From forges to metalworking industries

At the end of the 18th century, the 8 forges operating in the Crempse and Caudau valleys produced iron ingots, locksmithing, kitchen utensils, firebacks, boilers for cane sugar and cannons for the royal navy. The obsolescence of the techniques still used in these forges in the 19th century and the Franco-British free trade treaty of 1860 led to the closure of the last forest forges.

At the same time, the first metallurgical industries were set up as close as possible to l’Isle and then to the railway. The Coly forge at Le Pizou, the largest in the valley in the 1850s, remained in operation until 1955. In Périgueux, in Toulon, the construction and repair workshops for the railway equipment of Paris-Orléans were set up there in 1865 and quickly became the biggest employer in the department with 2000 employees. In Mussidan, two rival metal construction workshops, those of Duperrier and Seillan created from 1900 onwards, developed rapidly.

Illustrations :

– Photograph of the forge of Lavaure in Bourgnac. (©Musée André Voulgre)

– Postcards of the Duperrier metallurgical factories of Mussidan in 1909 (©Musée André Voulgre).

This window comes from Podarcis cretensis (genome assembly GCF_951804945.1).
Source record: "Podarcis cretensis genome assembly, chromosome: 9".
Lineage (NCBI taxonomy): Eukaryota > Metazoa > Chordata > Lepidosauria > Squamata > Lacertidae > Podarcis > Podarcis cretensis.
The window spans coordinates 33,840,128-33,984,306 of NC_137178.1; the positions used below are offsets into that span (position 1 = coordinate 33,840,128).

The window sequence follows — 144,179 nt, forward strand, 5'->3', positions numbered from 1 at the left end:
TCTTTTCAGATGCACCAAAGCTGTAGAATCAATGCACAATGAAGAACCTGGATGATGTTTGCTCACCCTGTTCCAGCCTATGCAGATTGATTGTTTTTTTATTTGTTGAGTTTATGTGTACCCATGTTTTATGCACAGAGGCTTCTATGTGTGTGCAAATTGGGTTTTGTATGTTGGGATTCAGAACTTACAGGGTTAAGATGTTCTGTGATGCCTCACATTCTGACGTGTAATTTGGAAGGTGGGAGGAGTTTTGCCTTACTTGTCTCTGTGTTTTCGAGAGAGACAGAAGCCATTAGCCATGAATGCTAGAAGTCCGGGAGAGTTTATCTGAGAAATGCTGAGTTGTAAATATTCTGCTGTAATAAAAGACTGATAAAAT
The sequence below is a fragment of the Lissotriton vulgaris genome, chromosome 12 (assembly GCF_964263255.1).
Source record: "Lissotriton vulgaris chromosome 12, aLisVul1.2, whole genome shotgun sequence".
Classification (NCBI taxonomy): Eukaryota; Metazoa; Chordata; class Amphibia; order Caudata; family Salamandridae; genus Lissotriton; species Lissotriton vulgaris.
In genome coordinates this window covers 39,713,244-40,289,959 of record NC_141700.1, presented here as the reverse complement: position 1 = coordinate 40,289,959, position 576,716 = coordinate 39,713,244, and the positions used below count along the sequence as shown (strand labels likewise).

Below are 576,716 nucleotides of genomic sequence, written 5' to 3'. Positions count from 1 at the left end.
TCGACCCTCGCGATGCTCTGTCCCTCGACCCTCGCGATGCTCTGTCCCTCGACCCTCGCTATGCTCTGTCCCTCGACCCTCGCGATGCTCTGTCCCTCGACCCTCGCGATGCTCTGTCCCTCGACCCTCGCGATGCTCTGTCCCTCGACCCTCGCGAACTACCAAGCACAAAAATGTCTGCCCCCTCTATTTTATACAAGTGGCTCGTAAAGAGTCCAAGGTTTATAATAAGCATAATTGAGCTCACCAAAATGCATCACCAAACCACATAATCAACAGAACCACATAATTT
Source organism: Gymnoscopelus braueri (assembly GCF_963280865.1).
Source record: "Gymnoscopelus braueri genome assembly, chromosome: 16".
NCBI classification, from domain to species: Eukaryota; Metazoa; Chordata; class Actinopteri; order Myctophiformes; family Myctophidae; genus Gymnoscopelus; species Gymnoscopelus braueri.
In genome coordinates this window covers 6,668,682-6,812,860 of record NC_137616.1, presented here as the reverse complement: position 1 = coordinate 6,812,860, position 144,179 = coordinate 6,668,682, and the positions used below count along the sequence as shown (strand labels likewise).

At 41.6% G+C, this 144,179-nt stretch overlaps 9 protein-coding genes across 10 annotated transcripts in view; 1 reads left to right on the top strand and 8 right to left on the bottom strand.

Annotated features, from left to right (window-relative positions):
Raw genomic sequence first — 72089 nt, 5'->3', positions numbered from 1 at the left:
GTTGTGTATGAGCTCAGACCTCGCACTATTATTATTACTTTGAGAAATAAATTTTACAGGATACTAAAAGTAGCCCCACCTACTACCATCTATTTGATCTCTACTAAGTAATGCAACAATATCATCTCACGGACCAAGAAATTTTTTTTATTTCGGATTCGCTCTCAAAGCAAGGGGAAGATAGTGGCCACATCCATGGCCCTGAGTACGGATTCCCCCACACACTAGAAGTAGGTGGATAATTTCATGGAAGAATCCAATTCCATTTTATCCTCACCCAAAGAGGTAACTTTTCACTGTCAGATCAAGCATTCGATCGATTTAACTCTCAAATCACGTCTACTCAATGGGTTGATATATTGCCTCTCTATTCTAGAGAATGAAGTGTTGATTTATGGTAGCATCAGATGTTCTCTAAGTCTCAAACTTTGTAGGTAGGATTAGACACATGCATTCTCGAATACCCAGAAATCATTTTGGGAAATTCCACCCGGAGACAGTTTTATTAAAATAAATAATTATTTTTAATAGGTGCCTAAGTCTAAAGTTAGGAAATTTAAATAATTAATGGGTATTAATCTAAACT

– Roller curtain plate of a shop of the Duperrier de Mussidan factories. (©Musée André Voulgre)

– Letterhead from the Duperrier metallurgical plants (Escarment Collection)

– Postcard of the SATM factory, ex Seillan, by Mussidan in the 1960s (Escarment Collection)

– Advertising of the SATM factory, formerly Seillan, in Mussidan in 1969, now ATEMCO.

– Advertising of the SATM factory, ex Seillan, de Mussidan in 1935, today ATEMCO.

– Letterhead of the SATM, ex Seillan, in 1952 (Escarment Collection).

– Postcard of the workers leaving the workshops of the Compagnie du Paris Orléans in Périgueux around 1900 (Archives Départementales de la Dordogne, 2 Fi 1784).

– Postcard of the Coly forge in Le Pizou at the end of the 19th century. (Archives Départementales de la Dordogne, 2 Fi 2322).